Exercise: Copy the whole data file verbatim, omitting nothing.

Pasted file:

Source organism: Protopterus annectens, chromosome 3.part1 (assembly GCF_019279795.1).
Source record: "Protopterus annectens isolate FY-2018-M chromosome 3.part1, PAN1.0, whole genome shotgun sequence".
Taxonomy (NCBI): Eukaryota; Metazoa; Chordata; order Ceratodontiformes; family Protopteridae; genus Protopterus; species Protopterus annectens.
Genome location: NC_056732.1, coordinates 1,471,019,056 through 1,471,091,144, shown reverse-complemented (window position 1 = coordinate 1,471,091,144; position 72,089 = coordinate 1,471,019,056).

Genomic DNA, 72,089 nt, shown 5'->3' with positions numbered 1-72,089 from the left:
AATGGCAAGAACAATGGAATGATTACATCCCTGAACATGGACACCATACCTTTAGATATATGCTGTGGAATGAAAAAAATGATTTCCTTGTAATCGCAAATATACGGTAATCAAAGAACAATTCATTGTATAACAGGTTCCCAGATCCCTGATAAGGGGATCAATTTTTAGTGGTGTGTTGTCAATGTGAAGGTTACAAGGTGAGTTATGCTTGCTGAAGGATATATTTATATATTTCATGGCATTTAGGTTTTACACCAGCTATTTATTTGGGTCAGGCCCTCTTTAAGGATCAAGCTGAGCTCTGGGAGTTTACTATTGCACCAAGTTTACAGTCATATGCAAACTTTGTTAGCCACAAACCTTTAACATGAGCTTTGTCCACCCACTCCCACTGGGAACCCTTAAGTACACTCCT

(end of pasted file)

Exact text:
Source organism: Protopterus annectens, chromosome 3.part1 (assembly GCF_019279795.1).
Source record: "Protopterus annectens isolate FY-2018-M chromosome 3.part1, PAN1.0, whole genome shotgun sequence".
Taxonomy (NCBI): Eukaryota; Metazoa; Chordata; order Ceratodontiformes; family Protopteridae; genus Protopterus; species Protopterus annectens.
Genome location: NC_056732.1, coordinates 1,471,019,056 through 1,471,091,144, shown reverse-complemented (window position 1 = coordinate 1,471,091,144; position 72,089 = coordinate 1,471,019,056).

Genomic DNA, 72,089 nt, shown 5'->3' with positions numbered 1-72,089 from the left:
AATGGCAAGAACAATGGAATGATTACATCCCTGAACATGGACACCATACCTTTAGATATATGCTGTGGAATGAAAAAAATGATTTCCTTGTAATCGCAAATATACGGTAATCAAAGAACAATTCATTGTATAACAGGTTCCCAGATCCCTGATAAGGGGATCAATTTTTAGTGGTGTGTTGTCAATGTGAAGGTTACAAGGTGAGTTATGCTTGCTGAAGGATATATTTATATATTTCATGGCATTTAGGTTTTACACCAGCTATTTATTTGGGTCAGGCCCTCTTTAAGGATCAAGCTGAGCTCTGGGAGTTTACTATTGCACCAAGTTTACAGTCATATGCAAACTTTGTTAGCCACAAACCTTTAACATGAGCTTTGTCCACCCACTCCCACTGGGAACCCTTAAGTACACTCCT